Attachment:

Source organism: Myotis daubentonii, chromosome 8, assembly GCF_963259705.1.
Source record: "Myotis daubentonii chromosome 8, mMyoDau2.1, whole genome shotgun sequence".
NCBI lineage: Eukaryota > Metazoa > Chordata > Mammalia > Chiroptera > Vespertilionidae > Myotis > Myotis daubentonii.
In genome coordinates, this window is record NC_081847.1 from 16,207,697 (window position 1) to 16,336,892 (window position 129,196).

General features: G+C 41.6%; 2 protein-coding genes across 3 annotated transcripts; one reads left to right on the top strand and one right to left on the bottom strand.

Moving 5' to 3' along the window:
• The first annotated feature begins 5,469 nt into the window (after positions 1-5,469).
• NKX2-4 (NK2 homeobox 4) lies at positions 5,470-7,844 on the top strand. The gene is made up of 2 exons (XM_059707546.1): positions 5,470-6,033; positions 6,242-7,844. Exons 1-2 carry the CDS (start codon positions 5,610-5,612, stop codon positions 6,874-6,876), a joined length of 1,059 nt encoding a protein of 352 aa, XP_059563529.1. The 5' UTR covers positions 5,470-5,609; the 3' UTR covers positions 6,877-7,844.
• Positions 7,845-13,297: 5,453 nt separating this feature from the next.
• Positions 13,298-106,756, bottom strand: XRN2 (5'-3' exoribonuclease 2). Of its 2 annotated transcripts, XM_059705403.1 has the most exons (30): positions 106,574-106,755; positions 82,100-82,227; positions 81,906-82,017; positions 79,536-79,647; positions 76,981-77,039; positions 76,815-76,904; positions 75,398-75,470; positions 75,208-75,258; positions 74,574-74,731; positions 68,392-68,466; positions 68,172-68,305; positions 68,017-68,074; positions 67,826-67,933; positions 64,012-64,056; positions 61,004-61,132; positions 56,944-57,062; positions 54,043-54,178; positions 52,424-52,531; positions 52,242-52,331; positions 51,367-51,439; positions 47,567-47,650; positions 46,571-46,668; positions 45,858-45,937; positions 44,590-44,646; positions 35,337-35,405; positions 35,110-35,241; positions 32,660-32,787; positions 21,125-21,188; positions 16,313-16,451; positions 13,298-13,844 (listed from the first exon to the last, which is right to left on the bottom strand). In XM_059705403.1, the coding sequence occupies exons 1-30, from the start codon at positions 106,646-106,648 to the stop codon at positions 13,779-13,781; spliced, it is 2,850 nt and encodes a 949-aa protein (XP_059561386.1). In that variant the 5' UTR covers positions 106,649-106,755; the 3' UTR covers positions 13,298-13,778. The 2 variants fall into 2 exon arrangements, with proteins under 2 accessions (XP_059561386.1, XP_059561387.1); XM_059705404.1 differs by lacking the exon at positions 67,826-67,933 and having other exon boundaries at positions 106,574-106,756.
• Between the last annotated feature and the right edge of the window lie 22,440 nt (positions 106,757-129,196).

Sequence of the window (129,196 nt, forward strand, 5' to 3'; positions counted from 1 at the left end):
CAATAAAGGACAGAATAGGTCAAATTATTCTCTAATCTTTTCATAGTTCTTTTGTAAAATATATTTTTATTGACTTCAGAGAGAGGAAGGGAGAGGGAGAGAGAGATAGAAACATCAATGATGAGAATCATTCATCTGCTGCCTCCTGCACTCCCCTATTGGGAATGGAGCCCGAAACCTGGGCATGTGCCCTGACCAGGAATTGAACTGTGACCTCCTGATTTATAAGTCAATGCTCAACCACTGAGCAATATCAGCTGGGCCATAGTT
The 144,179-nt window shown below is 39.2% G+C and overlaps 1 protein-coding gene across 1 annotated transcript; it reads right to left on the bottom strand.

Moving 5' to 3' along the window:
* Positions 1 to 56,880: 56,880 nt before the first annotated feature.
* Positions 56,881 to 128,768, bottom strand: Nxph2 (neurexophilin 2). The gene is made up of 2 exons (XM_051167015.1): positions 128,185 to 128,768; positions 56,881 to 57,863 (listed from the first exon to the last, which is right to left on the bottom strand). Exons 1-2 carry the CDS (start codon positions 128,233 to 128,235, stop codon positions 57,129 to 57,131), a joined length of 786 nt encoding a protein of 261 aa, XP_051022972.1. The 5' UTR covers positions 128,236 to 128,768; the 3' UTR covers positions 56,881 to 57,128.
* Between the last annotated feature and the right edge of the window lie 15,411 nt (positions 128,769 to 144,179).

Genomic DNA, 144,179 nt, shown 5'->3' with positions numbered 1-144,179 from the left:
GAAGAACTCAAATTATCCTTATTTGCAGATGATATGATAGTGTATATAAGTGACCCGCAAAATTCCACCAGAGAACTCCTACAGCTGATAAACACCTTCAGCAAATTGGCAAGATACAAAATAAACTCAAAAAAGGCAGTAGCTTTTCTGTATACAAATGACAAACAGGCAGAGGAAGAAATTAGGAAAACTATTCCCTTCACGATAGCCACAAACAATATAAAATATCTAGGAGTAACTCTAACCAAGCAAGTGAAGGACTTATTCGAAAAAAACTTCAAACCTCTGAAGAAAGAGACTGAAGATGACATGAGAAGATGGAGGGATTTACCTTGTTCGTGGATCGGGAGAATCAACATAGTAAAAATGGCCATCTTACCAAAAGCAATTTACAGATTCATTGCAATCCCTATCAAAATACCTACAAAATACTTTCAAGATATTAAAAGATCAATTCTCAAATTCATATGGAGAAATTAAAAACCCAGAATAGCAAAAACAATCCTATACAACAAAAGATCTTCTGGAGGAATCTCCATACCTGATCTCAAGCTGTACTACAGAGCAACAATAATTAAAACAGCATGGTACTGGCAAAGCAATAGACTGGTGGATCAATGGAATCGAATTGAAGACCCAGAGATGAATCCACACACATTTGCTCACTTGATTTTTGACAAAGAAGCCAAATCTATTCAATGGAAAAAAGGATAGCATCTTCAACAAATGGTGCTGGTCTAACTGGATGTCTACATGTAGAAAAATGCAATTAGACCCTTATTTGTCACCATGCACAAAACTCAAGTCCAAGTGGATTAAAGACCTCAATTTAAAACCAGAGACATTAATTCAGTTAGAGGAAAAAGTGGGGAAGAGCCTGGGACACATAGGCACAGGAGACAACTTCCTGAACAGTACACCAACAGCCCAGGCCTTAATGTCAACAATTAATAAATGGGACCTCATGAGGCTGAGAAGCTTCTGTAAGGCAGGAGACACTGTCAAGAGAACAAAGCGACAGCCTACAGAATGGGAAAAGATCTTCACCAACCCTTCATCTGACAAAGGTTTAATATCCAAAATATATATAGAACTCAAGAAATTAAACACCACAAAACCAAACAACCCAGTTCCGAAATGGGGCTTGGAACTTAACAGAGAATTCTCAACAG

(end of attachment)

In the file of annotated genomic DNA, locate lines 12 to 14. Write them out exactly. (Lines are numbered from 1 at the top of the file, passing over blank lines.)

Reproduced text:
Sequence of the window (129,196 nt, forward strand, 5' to 3'; positions counted from 1 at the left end):
CAATAAAGGACAGAATAGGTCAAATTATTCTCTAATCTTTTCATAGTTCTTTTGTAAAATATATTTTTATTGACTTCAGAGAGAGGAAGGGAGAGGGAGAGAGAGATAGAAACATCAATGATGAGAATCATTCATCTGCTGCCTCCTGCACTCCCCTATTGGGAATGGAGCCCGAAACCTGGGCATGTGCCCTGACCAGGAATTGAACTGTGACCTCCTGATTTATAAGTCAATGCTCAACCACTGAGCAATATCAGCTGGGCCATAGTT
The 144,179-nt window shown below is 39.2% G+C and overlaps 1 protein-coding gene across 1 annotated transcript; it reads right to left on the bottom strand.